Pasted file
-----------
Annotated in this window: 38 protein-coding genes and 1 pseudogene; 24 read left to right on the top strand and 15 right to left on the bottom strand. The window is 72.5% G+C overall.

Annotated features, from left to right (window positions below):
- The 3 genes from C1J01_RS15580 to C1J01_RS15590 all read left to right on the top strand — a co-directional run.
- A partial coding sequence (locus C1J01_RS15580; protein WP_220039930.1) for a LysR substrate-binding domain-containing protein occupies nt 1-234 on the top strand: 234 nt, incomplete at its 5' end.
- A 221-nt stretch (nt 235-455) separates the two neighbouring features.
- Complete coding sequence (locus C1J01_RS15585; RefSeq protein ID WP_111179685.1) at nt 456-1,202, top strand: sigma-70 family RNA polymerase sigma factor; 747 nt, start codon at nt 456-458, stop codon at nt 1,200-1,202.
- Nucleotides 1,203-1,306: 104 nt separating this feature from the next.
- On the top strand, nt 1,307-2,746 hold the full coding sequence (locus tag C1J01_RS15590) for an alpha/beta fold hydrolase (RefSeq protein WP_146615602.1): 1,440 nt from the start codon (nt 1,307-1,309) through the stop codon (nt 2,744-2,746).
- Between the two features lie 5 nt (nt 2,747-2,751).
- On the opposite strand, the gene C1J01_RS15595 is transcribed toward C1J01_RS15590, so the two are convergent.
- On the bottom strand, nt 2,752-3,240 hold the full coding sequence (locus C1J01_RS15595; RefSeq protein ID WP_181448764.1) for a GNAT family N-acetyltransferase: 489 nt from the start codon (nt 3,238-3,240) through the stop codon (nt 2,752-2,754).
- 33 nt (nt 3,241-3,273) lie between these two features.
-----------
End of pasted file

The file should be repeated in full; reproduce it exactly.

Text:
Annotated in this window: 38 protein-coding genes and 1 pseudogene; 24 read left to right on the top strand and 15 right to left on the bottom strand. The window is 72.5% G+C overall.

Annotated features, from left to right (window positions below):
- The 3 genes from C1J01_RS15580 to C1J01_RS15590 all read left to right on the top strand — a co-directional run.
- A partial coding sequence (locus C1J01_RS15580; protein WP_220039930.1) for a LysR substrate-binding domain-containing protein occupies nt 1-234 on the top strand: 234 nt, incomplete at its 5' end.
- A 221-nt stretch (nt 235-455) separates the two neighbouring features.
- Complete coding sequence (locus C1J01_RS15585; RefSeq protein ID WP_111179685.1) at nt 456-1,202, top strand: sigma-70 family RNA polymerase sigma factor; 747 nt, start codon at nt 456-458, stop codon at nt 1,200-1,202.
- Nucleotides 1,203-1,306: 104 nt separating this feature from the next.
- On the top strand, nt 1,307-2,746 hold the full coding sequence (locus tag C1J01_RS15590) for an alpha/beta fold hydrolase (RefSeq protein WP_146615602.1): 1,440 nt from the start codon (nt 1,307-1,309) through the stop codon (nt 2,744-2,746).
- Between the two features lie 5 nt (nt 2,747-2,751).
- On the opposite strand, the gene C1J01_RS15595 is transcribed toward C1J01_RS15590, so the two are convergent.
- On the bottom strand, nt 2,752-3,240 hold the full coding sequence (locus C1J01_RS15595; RefSeq protein ID WP_181448764.1) for a GNAT family N-acetyltransferase: 489 nt from the start codon (nt 3,238-3,240) through the stop codon (nt 2,752-2,754).
- 33 nt (nt 3,241-3,273) lie between these two features.